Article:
You read yesterday’s column? The one about getting the flick, and how to deal with it? Welcome to this morning, when you’ll find out how to give the flick.
Oh, for the record – the flick is a term for arrogant dismissal. It is also the brand name for a pesticide, though it is not considered a good idea to spray people with it as a form of social dismissal.
So, based upon that definition, why would you give someone the flick?
a. You are insecure in yourself and wish to appear more powerful, cool, entitled, etc than you really are. If you give someone the flick you can pretend to a superior place in the social order.
b. You are a cruel and arrogant person, and need an outlet for these traits.
c. You are frightened of someone and need to keep them away from you.
d. The flickee is a person with horrible, terrible, inconvenient, or disturbing characteristics.
e. No-one is looking at you and you would like them to. Time to show your power.
Few of these are good reasons, but they are all real reasons, as your experience in life will confirm. While this column cannot make you a better person than you are already, it can suggest ways in which you can disguise the truth about you. Not to yourself, mind, but to other people.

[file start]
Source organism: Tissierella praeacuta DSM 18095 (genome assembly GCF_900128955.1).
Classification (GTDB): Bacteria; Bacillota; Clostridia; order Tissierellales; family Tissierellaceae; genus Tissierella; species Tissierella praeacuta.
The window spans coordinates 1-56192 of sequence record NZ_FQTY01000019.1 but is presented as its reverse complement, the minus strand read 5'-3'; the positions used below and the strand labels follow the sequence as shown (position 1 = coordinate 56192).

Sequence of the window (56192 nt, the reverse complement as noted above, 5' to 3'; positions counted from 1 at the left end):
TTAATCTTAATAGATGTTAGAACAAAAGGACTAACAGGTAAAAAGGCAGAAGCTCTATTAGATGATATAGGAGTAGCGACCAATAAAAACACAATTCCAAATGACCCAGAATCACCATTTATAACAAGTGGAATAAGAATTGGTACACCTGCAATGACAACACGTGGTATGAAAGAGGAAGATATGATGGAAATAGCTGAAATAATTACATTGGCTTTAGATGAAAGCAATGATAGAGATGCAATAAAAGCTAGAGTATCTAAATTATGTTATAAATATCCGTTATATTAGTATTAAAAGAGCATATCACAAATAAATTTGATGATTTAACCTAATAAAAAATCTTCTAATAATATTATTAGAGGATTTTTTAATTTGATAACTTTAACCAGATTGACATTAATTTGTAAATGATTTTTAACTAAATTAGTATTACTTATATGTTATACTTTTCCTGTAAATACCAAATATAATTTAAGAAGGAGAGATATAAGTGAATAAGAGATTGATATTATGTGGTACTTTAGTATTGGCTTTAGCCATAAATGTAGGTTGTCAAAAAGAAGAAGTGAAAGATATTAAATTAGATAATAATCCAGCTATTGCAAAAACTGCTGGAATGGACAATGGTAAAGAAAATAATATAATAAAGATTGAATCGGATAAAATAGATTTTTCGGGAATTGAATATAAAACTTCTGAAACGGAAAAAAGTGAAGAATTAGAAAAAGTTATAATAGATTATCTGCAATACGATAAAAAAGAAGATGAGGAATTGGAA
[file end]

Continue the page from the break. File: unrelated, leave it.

a. Do not flick at all. Glide away yourself from unwanted encounters with the most grace that you can manage. If grace involves jinking violently and emitting smoke, so be it.
b. Flick dramatically. Rage, scream, throw yourself on the floor. Howl imprecations at the flickee until they run terrified. Foam. Break a blood vessel in your eye. Thrash about until you have to be restrained.
It is one of the kindest things you can do for them as it will excuse them from feeling as though they were in the wrong or that they have lost a valuable friend. They will avoid you like the plague in the future, and any number of people will join them.
c. Flick in the kindliest manner possible. Set your victim down on a soft chair. Bring them tea and biscuits. Express your regret at having to leave them. Then leave them.
In the end, there is no act of Congress, Parliament, or Synod that can compel you to a friendship against your will. You are required to be civil and lawful to all, but you are allowed to set out your circle of affection to suit yourself. Draw the circle wisely.